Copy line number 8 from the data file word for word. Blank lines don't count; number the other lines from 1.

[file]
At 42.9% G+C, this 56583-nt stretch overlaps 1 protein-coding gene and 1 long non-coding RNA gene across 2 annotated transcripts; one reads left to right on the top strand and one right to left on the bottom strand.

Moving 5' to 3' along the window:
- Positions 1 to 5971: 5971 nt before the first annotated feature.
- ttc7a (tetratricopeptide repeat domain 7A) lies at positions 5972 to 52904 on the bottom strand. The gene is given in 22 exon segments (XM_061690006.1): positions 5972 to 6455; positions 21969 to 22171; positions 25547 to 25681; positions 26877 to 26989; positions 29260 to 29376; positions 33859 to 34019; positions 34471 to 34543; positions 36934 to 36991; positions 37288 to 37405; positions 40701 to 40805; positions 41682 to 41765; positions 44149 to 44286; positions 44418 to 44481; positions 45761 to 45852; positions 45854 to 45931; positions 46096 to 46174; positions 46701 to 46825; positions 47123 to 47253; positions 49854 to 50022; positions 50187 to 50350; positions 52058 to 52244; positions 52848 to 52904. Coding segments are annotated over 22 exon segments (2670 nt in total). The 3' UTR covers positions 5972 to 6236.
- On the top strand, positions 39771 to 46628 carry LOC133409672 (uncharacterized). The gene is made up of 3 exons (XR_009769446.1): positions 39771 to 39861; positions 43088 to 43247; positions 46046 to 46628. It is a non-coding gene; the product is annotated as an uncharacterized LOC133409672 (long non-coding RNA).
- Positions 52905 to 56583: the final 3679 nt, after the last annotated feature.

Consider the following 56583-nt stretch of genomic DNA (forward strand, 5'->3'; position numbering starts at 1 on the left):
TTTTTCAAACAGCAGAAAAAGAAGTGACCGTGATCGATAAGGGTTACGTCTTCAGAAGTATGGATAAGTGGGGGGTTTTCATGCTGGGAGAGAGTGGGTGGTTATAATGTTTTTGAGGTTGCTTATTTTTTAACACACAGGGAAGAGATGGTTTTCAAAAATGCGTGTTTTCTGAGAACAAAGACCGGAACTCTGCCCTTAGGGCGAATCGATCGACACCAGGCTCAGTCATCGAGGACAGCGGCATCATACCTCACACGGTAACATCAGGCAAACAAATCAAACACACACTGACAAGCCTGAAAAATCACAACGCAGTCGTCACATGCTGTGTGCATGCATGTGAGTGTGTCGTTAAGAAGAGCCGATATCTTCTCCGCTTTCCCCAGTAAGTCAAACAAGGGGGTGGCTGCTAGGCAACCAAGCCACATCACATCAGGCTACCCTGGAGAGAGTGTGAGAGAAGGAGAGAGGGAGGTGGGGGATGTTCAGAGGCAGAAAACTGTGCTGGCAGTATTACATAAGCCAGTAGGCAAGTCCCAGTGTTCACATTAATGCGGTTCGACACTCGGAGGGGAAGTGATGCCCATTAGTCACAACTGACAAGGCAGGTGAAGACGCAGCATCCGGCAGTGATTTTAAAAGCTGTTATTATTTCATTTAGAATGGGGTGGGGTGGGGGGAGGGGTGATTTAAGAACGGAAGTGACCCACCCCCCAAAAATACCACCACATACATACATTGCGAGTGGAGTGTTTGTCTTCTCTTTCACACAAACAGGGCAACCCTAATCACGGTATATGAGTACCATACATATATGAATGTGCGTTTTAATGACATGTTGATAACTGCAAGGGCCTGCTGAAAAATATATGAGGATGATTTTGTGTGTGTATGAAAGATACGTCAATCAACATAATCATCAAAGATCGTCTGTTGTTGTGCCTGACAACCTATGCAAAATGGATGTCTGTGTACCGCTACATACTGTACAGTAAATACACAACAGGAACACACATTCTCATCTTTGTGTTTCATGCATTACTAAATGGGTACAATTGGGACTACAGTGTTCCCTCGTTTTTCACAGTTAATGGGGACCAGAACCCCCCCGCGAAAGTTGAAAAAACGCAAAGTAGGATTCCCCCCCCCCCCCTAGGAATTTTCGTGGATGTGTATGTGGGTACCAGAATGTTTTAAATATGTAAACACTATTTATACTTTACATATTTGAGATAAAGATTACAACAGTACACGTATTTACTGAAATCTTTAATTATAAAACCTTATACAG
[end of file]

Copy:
TTTTTCAAACAGCAGAAAAAGAAGTGACCGTGATCGATAAGGGTTACGTCTTCAGAAGTATGGATAAGTGGGGGGTTTTCATGCTGGGAGAGAGTGGGTGGTTATAATGTTTTTGAGGTTGCTTATTTTTTAACACACAGGGAAGAGATGGTTTTCAAAAATGCGTGTTTTCTGAGAACAAAGACCGGAACTCTGCCCTTAGGGCGAATCGATCGACACCAGGCTCAGTCATCGAGGACAGCGGCATCATACCTCACACGGTAACATCAGGCAAACAAATCAAACACACACTGACAAGCCTGAAAAATCACAACGCAGTCGTCACATGCTGTGTGCATGCATGTGAGTGTGTCGTTAAGAAGAGCCGATATCTTCTCCGCTTTCCCCAGTAAGTCAAACAAGGGGGTGGCTGCTAGGCAACCAAGCCACATCACATCAGGCTACCCTGGAGAGAGTGTGAGAGAAGGAGAGAGGGAGGTGGGGGATGTTCAGAGGCAGAAAACTGTGCTGGCAGTATTACATAAGCCAGTAGGCAAGTCCCAGTGTTCACATTAATGCGGTTCGACACTCGGAGGGGAAGTGATGCCCATTAGTCACAACTGACAAGGCAGGTGAAGACGCAGCATCCGGCAGTGATTTTAAAAGCTGTTATTATTTCATTTAGAATGGGGTGGGGTGGGGGGAGGGGTGATTTAAGAACGGAAGTGACCCACCCCCCAAAAATACCACCACATACATACATTGCGAGTGGAGTGTTTGTCTTCTCTTTCACACAAACAGGGCAACCCTAATCACGGTATATGAGTACCATACATATATGAATGTGCGTTTTAATGACATGTTGATAACTGCAAGGGCCTGCTGAAAAATATATGAGGATGATTTTGTGTGTGTATGAAAGATACGTCAATCAACATAATCATCAAAGATCGTCTGTTGTTGTGCCTGACAACCTATGCAAAATGGATGTCTGTGTACCGCTACATACTGTACAGTAAATACACAACAGGAACACACATTCTCATCTTTGTGTTTCATGCATTACTAAATGGGTACAATTGGGACTACAGTGTTCCCTCGTTTTTCACAGTTAATGGGGACCAGAACCCCCCCGCGAAAGTTGAAAAAACGCAAAGTAGGATTCCCCCCCCCCCCCTAGGAATTTTCGTGGATGTGTATGTGGGTACCAGAATGTTTTAAATATGTAAACACTATTTATACTTTACATATTTGAGATAAAGATTACAACAGTACACGTATTTACTGAAATCTTTAATTATAAAACCTTATACAG